By Nadeem Badshah
HOLIDAYMAKERS to India have been given a boost after the currency rate between the pound and rupee improved due to Brexit optimism and prime minister Boris Johnson’s election win.
Travellers have got around Rs 94 per British sterling pound in January after the Conservative’s thumping win at the polls and MPs voting to back the Brexit Withdrawal Agreement.
The figure was around Rs 92 prior to December’s election and had slumped from Rs 98.70 to Rs 89.78 after the 2016 Brexit referendum, according to foreign exchange firm Caxton.
Louis Bridger of International Currency Exchange said the sterling has been affected by political uncertainty since 2016 but had strengthened in recent weeks.
Bridger told Eastern Eye: “This is good news for British holidaymakers heading to India, who can get more than 12 per cent rupees for their pounds compared to July 2019. This means that for £1,000, Brits can get roughly Rs 94,690 compared to July 30, 2019, when £1,000 was worth approximately Rs 84,060.
“These gains have likely been fuelled by the fact that there is more certainty about when and how the UK will leave the EU – since the referendum the markets have generally liked any news that keeps the UK linked closely to the European Union and responded negatively when a no-deal Brexit has appeared to become more likely.
“The stronger pound, plus excellent value for money in India, means that 2020 could be a great time for savvy holidaymakers to explore everything India has to offer.”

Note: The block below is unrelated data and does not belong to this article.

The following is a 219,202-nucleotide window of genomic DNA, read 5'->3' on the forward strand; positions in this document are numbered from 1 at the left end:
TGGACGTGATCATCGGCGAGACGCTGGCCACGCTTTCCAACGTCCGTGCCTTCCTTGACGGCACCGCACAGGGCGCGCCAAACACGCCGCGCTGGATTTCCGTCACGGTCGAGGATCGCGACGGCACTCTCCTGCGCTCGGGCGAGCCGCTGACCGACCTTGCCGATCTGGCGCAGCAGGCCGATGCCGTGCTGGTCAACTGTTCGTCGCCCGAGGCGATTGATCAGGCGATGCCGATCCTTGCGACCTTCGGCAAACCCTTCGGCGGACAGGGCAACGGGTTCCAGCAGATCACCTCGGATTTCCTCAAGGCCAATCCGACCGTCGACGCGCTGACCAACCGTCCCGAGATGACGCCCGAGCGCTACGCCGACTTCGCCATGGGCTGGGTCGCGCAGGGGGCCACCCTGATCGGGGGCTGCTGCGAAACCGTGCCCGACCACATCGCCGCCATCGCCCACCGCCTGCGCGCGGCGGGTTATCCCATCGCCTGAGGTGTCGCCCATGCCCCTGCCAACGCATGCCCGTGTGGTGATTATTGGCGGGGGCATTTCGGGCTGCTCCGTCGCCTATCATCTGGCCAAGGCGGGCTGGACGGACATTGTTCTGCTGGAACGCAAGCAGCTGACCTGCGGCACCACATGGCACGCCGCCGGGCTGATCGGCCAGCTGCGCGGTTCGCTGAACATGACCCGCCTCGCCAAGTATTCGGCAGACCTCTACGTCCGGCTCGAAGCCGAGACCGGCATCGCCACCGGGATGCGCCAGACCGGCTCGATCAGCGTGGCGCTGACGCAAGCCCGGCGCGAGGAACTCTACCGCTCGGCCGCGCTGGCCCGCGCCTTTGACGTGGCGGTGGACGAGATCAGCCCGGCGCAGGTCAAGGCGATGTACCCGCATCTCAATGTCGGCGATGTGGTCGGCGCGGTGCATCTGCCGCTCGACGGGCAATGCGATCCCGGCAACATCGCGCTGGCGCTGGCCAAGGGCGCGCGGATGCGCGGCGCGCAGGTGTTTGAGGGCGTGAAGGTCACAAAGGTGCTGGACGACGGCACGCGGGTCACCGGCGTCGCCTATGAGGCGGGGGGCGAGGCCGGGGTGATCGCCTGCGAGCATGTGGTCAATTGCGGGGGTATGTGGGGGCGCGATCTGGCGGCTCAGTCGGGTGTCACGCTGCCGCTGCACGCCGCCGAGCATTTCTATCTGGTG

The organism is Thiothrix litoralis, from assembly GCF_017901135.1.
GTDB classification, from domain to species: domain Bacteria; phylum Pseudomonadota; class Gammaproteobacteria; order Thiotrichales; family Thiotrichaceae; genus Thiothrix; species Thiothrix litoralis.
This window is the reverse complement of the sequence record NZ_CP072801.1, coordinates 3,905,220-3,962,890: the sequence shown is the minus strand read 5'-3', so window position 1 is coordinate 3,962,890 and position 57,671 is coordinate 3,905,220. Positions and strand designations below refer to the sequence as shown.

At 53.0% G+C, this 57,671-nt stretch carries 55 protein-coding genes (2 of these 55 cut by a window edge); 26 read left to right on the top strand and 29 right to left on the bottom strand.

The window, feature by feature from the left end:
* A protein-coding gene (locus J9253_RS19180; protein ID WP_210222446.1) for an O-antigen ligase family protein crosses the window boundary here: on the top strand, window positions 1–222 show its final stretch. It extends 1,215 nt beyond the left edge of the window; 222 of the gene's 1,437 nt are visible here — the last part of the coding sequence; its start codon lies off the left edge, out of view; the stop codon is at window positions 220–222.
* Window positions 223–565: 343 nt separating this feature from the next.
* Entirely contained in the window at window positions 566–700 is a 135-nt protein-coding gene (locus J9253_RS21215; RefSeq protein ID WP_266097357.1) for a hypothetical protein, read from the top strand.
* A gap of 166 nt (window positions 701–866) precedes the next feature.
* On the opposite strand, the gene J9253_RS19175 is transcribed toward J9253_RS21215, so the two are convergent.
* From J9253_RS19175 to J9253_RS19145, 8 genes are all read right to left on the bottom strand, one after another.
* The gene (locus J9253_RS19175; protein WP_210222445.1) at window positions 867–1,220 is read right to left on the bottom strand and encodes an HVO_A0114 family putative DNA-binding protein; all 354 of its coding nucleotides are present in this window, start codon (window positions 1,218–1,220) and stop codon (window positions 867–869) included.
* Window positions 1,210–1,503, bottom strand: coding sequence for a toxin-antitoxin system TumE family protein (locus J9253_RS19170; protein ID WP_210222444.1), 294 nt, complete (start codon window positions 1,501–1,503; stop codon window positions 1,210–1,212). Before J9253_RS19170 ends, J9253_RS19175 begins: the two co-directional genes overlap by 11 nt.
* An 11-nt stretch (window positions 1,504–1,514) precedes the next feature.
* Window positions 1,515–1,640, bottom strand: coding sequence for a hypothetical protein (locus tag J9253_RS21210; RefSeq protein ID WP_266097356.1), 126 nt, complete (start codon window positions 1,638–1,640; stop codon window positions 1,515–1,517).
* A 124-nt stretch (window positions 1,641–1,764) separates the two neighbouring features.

The prime minister hosted Ursula Von Der Leyen, European commission president, in Downing Street last week as he prepares to take Britain out of the EU by January 31 and secure a free trade deal.
The improved currency rate is also set to boost businesses that import from India. Jaffer Kapasi OBE from the East Midlands Chamber in Leicester expects more people to book holidays to India and reschedule weddings to secure better prices for jewellery, clothing, gifts and hotels.
He told Eastern Eye: “The ‘Boris bounceback’ has certainly boosted the economic moral of people of Indian origin in Leicestershire. We are able to get around Rs 95 against Rs 87- Rs 88 just a few weeks ago.
“Indian commodities are experiencing reduction in prices and all imports from India, particularly food and vegetables, have had a positive impact for the consumers of Indian origin.
“Businesses, particularly importers, will now benefit with cheaper imports of food, groceries, fabric, utensils and electrical goods, and can smile with higher margins in their pockets. “Investors wishing to buy properties are now switching their interest to India.”
Meanwhile, a survey by the Bank of England found that businesses are feeling less hamstrung by Brexit uncertainty. Although 53 per cent of firms reported Brexit as one of their top three sources of uncertainty in December, this was lower than the average for the previous three months, which included the run-up to the previous deadline for Britain to leave the EU of October 31.
The proportion of businesses citing Brexit as their single largest source of uncertainty also fell, down from 19.7 per cent in November to 18 per cent in December.
The bank said: “In the December survey, the date at which businesses expected Brexit-related uncertainty to be resolved was pushed further into the future.”